On this day in history, President George Washington signed the Judiciary Act of 1789 establishing a federal court system separate from state courts. The 230-year-old act set forth a three-tier federal court structure of one Supreme Court and two levels of inferior courts.
John Jay, the nation’s first chief justice, viewed the creation of the federal court system as a formidable task that wasn’t yet complete.
“The expediency of carrying justice, as it were, to every man’s door, was obvious; but how to do it in an expedient manner was far from being apparent,” Jay said. “To provide against discord between national and State jurisdictions, to render them auxiliary instead of hostile to each other, and so to connect both as to leave each sufficiently independent, and yet sufficiently combined, was and will be arduous.”
The Judiciary Act was passed on Sept. 24, 1789. By Sept. 25, President Washington had announced his nominations for all six Supreme Court and 13 district court seats. And by Sept. 26, just two days after the Judiciary was created, the Senate had confirmed all 19 nominees. Four nominees needed to be reselected after declining their judgeships following confirmation.
Under the new law, circuit courts served as the country’s primary trial courts, with district courts handling minor crimes. Since no judges were assigned exclusively to circuit courts, two Supreme Court justices and a local district judge were required to preside over cases in each of the circuits.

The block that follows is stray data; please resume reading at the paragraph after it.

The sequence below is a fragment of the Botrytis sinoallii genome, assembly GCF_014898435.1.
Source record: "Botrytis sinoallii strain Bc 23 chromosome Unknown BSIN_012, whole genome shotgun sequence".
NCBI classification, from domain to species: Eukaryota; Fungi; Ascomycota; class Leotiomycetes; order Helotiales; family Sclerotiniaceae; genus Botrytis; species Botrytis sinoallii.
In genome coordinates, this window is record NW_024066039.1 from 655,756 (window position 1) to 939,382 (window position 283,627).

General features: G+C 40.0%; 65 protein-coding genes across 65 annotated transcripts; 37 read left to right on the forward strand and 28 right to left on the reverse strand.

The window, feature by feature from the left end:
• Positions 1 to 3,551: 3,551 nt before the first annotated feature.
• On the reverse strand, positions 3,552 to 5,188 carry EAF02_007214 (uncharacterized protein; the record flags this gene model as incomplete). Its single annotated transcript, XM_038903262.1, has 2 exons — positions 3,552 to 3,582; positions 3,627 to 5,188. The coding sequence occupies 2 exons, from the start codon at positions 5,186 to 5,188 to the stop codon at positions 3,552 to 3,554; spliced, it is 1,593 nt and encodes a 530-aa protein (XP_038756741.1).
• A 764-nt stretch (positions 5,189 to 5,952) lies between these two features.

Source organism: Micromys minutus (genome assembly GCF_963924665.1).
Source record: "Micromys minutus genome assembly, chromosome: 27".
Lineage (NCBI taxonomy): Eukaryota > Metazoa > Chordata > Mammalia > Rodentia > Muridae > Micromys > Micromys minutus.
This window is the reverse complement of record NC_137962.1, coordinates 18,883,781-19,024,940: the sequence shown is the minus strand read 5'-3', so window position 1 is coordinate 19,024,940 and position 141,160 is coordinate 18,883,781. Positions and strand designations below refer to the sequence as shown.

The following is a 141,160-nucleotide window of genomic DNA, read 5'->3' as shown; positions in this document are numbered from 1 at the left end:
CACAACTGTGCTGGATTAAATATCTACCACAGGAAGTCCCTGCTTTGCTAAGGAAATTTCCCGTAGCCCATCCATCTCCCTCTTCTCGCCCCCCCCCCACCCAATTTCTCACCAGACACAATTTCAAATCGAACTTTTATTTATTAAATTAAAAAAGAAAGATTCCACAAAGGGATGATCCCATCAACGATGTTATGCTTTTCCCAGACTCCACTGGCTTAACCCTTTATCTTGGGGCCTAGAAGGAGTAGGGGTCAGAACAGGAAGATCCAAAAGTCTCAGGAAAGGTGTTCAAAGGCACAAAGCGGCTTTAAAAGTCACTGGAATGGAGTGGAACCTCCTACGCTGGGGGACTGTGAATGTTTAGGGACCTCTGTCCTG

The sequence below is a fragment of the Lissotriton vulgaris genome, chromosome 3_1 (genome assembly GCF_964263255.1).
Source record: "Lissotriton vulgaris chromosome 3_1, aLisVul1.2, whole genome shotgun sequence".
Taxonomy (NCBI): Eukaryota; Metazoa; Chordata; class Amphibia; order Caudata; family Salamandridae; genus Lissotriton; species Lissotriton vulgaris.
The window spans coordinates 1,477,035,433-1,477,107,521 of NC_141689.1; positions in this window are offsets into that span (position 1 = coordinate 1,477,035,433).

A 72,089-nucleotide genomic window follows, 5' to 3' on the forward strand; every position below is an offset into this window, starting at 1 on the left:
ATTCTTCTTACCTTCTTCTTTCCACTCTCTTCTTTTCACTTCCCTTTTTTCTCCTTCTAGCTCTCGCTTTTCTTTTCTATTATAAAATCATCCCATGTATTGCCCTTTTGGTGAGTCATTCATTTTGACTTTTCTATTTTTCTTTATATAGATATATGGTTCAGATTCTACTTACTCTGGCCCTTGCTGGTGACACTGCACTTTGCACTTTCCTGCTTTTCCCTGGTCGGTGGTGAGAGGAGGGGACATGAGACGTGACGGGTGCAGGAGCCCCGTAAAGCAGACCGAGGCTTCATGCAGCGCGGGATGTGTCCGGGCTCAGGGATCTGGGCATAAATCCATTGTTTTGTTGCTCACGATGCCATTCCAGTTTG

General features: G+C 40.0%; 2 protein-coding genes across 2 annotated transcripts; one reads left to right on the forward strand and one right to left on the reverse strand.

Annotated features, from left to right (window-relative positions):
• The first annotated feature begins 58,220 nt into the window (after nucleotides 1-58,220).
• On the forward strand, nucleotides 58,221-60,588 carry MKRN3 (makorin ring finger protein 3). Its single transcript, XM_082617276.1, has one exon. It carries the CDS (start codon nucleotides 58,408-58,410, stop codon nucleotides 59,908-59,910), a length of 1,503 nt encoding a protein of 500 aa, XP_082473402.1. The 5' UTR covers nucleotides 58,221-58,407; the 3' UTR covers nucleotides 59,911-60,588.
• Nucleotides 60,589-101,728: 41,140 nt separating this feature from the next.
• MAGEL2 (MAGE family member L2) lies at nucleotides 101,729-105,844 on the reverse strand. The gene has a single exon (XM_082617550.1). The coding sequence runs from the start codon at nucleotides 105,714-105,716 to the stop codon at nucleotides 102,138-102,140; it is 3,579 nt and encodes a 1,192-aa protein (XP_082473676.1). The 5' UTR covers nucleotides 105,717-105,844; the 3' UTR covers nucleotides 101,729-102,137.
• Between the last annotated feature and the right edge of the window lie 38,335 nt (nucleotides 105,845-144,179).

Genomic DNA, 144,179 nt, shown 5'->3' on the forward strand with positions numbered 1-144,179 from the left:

The practice was known as circuit riding and was a common gripe among justices, even pushing some to resign early due to the health related rigors of travel.
Former Chief Justice John Marshall, confirmed to the court in 1801, broke his collarbone when his carriage flipped during one circuit ride. And former Associate Justice John McKinley, confirmed in 1837, called the work of a justice “the most onerous and laborious of any in the United States.”
As the nation continued its expansion across the continent, legislative actions such as the creation of appellate circuit courts in 1891 were required for the federal Judiciary to manage its growing docket. Congress also abolished trial circuit courts and ended circuit riding in 1911. Collectively, the changes helped transform the courts into the system we are familiar with today.
Look at an in-depth view of how the federal courts changed throughout history in an interactive timeline from the Federal Judicial Center.